|Draft Local Authorities (Mayoral Elections) (England and Wales) Regulations 2002
Mr. Foster: I agree with the Minister's view about material that might be racist and so on, but I remind him that paragraph 3(2) of schedule 4 states:
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That is different from the rules pertaining to general elections.
Dr. Whitehead: That provision refers clearly to personalised material about a candidate as opposed to the usual juxtaposition of good and bad ideas in the opinion of a particular candidate that may be in that person's address. If a candidate describes a certain view as a bad idea, and that happens to be associated with another candidate, that would be regarded as the normal run of things during an election.
What will be precluded by the provision, and what the Post Office has instructions to preclude, are personal attacks on individuals. If people wished to take such matters to the ultimate degree and suggest that it would be unwise for the electorate to follow the depiction of policies by one candidate if those policies were associated with another candidate, I do not think that that would hold up in court.
The hon. Gentleman drew attention to those regulations concerning whether the candidates or the agents write the address. That does not differ from the printed and published indent on current leaflets. Regardless of who has written a leaflet, the agent must take responsibility for the indent, by showing the name of the person responsible for its issue. If a candidate were his or her own agent, the problem would not arise, but we are talking about who is to take responsibility for that particular leaflet. No one is likely to be upset if the candidate has written the leaflet, provided that it shows the name of the person responsible for its issue.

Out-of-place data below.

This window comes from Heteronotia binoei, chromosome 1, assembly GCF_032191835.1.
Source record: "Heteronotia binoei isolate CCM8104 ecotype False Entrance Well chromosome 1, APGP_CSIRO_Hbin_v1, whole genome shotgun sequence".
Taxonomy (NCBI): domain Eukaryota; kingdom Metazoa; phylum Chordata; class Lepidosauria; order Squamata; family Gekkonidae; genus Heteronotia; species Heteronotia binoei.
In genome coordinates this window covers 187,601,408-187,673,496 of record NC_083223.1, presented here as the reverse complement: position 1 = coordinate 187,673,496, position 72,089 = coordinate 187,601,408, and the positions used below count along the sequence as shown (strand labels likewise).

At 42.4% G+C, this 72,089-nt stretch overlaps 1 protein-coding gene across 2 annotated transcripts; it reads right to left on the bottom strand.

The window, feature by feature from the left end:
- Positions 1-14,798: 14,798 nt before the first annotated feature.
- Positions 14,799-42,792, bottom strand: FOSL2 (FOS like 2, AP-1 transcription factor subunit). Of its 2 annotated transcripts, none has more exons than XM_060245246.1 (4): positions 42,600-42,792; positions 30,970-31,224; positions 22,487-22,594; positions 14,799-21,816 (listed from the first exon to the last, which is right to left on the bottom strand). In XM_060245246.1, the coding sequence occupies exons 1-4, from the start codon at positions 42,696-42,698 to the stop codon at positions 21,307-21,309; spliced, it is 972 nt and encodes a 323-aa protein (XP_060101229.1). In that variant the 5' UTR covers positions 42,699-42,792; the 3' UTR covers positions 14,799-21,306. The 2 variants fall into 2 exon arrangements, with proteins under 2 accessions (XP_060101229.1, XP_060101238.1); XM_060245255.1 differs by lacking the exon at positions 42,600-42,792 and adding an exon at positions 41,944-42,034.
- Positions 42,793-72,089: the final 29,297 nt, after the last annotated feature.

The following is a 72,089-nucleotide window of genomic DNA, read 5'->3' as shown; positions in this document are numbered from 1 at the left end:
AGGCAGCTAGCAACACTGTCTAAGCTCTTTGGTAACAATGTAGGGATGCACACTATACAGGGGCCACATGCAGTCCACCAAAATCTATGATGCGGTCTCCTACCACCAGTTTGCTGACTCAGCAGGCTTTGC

Mr. Foster: That is not what it says.
Dr. Whitehead: With respect, perhaps the hon. Gentleman sat up late at night worrying about some of those issues, and had imaginary terrors about the campaign. There are machines that can work out the origins of particular phrases in a leaflet, allowing its author to be identified. I do not imagine that anyone would go to such lengths to see whether a leaflet conformed to the regulations. The question is, who is responsible for the issue of that leaflet? That is not fundamentally different from how matters are conducted in general elections.
My hon. Friend the Member for Lewisham, West asked whether the mayoral ballot would be separate, or conducted and counted simultaneously with council ballots. Page 30 of the regulations shows a sample ballot. Clearly, it would have to be separate because, with the supplementary vote, there are two choices of candidate. That is different from the ballot paper that is issued for the council in general elections.
Whether the count will be simultaneous with that of the council election would be a matter for the returning officer and it would be arranged locally. I agree with my hon. Friend that it would be a good idea if the council and mayoral elections were conducted and counted simultaneously, so that how the results squared up with each other could be determined.
We have substantially analysed the regulations. I am grateful to members of the Committee for taking the time and trouble to look at them carefully, thus ensuring that important issues have been raised. It is in
Column Number: 19the interests of all parties to ensure that the local democratic process is fair and efficient. We have examined the regulations carefully and I hope that we can approve the draft as securing the shared aims of all parities for the conduct of mayoral elections.
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Question put and agreed to.
Committee rose at sixteen minutes to Six o'clock.
The following Members attended the Committee:
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